What entrepreneurship really looks like

In 2009, Jack & Russ hacked on an early prototype of SeatGeek for the Dreamit Ventures summer class in Philadelphia. The initial prototype came together in the last two weeks before demo day. I remember that Russ hadn’t shaved in weeks because they were spending every night hacking.

You see, before that, the founding pair knew they wanted to start a company, but they weren’t sure about the idea. They had brainstormed ideas ranging from “WebMD for pets” to “amateur art marketplaces”, finally landing at “Yelp for Bloggers”, an idea they called Scribnia. This got them into Dreamit Ventures.

And that idea was the one they worked on during the summer incubator program in Philadelphia, but it didn’t take off the way they expected. After a couple solid months of working on it, they realized that there wasn’t a solid business model behind it, and the consumer traction was not what they had expected, either. They re-grouped and switched to a service to predict the prices of sports and concert tickets.

That lead them in the direction of a business model and a new brand, SeatGeek. Even though they knew they were on to something, it took them another year to discover that the focus on the price scoring mechanism was not actually that important. Instead, people just wanted a good consumer experience to search and find seats in concert halls and sports stadiums across the country. They also realized a huge gap in easy mobile commerce in this secondary ticket market.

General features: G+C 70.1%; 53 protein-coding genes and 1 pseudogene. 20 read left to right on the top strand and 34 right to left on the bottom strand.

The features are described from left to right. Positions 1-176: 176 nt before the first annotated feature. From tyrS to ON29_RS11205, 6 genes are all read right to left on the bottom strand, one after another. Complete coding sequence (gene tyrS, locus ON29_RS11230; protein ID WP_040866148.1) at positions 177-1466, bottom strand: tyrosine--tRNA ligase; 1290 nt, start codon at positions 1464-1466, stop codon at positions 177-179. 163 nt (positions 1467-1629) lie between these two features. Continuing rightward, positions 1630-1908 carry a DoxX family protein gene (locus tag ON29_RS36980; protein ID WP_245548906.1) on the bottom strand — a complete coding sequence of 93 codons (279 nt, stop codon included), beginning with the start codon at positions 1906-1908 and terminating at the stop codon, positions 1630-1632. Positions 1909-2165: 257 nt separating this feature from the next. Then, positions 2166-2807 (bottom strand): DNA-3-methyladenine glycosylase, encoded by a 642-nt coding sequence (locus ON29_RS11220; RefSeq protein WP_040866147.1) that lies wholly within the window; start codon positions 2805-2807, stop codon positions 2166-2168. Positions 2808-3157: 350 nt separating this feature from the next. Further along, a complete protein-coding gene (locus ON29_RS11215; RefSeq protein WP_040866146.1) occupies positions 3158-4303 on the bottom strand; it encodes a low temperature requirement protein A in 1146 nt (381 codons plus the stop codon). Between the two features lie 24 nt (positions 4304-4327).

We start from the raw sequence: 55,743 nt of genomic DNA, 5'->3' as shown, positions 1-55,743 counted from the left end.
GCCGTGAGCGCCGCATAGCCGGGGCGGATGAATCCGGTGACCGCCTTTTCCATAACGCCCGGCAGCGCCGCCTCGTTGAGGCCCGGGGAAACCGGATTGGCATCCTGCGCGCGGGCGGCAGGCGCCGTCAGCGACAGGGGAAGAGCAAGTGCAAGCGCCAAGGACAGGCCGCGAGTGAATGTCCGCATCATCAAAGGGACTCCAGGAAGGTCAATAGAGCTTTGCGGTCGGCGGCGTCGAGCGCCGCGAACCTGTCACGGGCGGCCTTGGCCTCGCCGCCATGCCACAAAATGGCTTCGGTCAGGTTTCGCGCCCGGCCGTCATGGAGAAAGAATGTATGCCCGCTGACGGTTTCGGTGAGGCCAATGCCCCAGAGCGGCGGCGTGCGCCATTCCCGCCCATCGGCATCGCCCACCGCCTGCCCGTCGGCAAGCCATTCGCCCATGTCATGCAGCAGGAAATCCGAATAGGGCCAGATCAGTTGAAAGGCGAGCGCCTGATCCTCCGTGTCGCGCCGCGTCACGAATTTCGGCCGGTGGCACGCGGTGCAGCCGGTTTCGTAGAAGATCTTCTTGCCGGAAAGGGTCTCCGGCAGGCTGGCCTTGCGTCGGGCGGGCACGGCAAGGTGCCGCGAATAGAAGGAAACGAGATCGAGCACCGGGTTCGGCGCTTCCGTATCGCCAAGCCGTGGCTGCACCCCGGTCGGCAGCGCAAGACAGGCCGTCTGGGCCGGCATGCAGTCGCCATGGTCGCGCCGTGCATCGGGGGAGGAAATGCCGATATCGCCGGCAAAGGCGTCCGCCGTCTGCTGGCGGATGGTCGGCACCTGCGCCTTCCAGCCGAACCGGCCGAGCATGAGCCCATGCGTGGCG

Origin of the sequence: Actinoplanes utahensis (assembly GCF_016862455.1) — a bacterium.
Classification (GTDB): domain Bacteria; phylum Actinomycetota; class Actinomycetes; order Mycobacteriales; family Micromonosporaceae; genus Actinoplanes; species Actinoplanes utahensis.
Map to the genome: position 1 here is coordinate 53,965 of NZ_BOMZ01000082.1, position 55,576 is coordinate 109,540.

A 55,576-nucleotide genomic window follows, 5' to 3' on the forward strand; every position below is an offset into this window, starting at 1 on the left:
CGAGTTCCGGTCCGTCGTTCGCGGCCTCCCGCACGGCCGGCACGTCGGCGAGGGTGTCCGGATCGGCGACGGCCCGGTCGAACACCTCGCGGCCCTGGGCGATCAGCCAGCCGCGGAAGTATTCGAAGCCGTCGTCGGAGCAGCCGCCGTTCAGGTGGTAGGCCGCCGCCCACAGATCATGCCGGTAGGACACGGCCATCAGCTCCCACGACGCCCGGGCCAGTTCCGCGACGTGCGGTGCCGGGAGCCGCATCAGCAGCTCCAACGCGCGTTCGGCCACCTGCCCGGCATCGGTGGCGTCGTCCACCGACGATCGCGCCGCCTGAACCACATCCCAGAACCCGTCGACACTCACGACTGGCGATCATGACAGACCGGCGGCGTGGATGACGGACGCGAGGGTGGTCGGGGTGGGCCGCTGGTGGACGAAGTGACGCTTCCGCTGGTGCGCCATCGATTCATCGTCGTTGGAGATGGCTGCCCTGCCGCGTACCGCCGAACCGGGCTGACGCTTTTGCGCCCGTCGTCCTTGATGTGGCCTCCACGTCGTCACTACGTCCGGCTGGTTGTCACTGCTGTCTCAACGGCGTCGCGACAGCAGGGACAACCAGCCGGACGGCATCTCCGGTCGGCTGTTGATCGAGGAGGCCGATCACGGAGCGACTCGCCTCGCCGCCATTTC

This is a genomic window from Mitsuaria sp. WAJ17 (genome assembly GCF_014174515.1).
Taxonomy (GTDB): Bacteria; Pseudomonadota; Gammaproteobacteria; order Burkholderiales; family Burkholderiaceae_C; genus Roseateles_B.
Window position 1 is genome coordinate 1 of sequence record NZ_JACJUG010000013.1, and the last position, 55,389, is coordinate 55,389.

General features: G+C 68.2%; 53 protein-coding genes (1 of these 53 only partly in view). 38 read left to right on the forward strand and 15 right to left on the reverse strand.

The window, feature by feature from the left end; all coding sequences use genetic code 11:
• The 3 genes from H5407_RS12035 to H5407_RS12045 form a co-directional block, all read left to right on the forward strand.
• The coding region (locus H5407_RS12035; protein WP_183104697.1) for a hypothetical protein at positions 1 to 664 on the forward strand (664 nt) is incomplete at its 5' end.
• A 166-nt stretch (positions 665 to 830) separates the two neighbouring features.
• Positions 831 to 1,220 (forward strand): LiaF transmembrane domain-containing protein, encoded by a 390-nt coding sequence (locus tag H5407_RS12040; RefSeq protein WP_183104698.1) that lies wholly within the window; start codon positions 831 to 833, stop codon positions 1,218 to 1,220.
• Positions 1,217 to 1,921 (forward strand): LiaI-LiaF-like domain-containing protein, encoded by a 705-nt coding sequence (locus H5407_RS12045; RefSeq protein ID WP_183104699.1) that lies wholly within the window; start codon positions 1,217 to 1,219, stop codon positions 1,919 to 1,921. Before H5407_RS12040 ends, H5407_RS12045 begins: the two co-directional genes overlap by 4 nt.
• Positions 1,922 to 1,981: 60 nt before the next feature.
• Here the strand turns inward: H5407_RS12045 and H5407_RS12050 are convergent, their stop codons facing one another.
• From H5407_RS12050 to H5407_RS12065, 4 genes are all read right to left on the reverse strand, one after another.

So, they spent a few years investing in that product and that market. They creatively grew their user base (2011), launched important features (2012), and beat their competitors (2013). Oh yea, all while hiring a world-class team and raising capital to support their growth.

Those years of hard work led them to where they are today: $25M/year in revenue, and the “hottest ticket in mobile.”

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So, when people say, “I’d start a company, but I just need an idea” — remember, this is what entrepreneurship really looks like. Years of hard work and discovery, until, eventually, you take off. As Biz Stone from Twitter put it, “timing, perseverance, and 10 years of trying will eventually make you look like an overnight success.”

One Response to “What entrepreneurship really looks like”

  1. Lawrence Krubner Says:

    As Sam Walton put it:

    “Somehow over the years, folks have gotten the impression that Wal-Mart was something I dreamed up out of the blue as a middle-aged man, and that it was just this great idea that turned into an overnight success. It’s true that I was 44 when we opened our first Wal-Mart in 1962, but the store was totally an outgrowth of everything we’d been doing since Newport — another case of me being unable to leave well enough alone, another experiment. And like most other overnight successes, it was about 20 years in the making. That whole period ((before Wal-Mart was founded)) — which scarcely gets any attention from most people studying us — was really very, very successful. In 15 years’ time, we had become the largest independent variety store operator in the U.S. ”

    They were successful in a small way before they were successful in a big way.

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